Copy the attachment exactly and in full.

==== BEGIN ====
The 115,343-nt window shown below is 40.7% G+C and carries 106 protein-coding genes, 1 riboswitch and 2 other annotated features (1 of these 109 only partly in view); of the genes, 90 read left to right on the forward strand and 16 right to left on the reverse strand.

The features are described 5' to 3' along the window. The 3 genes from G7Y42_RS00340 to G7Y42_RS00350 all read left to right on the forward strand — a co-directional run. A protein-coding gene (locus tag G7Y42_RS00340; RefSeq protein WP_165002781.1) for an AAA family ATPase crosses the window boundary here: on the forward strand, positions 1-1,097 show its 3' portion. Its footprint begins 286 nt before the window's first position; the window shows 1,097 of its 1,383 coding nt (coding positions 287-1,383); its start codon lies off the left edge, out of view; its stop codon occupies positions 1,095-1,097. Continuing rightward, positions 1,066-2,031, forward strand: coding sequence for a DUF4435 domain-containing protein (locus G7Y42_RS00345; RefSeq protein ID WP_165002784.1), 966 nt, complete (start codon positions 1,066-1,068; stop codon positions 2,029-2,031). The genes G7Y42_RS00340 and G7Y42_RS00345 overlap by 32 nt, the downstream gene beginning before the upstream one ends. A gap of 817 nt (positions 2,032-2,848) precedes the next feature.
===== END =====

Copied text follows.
The 115,343-nt window shown below is 40.7% G+C and carries 106 protein-coding genes, 1 riboswitch and 2 other annotated features (1 of these 109 only partly in view); of the genes, 90 read left to right on the forward strand and 16 right to left on the reverse strand.

The features are described 5' to 3' along the window. The 3 genes from G7Y42_RS00340 to G7Y42_RS00350 all read left to right on the forward strand — a co-directional run. A protein-coding gene (locus tag G7Y42_RS00340; RefSeq protein WP_165002781.1) for an AAA family ATPase crosses the window boundary here: on the forward strand, positions 1-1,097 show its 3' portion. Its footprint begins 286 nt before the window's first position; the window shows 1,097 of its 1,383 coding nt (coding positions 287-1,383); its start codon lies off the left edge, out of view; its stop codon occupies positions 1,095-1,097. Continuing rightward, positions 1,066-2,031, forward strand: coding sequence for a DUF4435 domain-containing protein (locus G7Y42_RS00345; RefSeq protein ID WP_165002784.1), 966 nt, complete (start codon positions 1,066-1,068; stop codon positions 2,029-2,031). The genes G7Y42_RS00340 and G7Y42_RS00345 overlap by 32 nt, the downstream gene beginning before the upstream one ends. A gap of 817 nt (positions 2,032-2,848) precedes the next feature.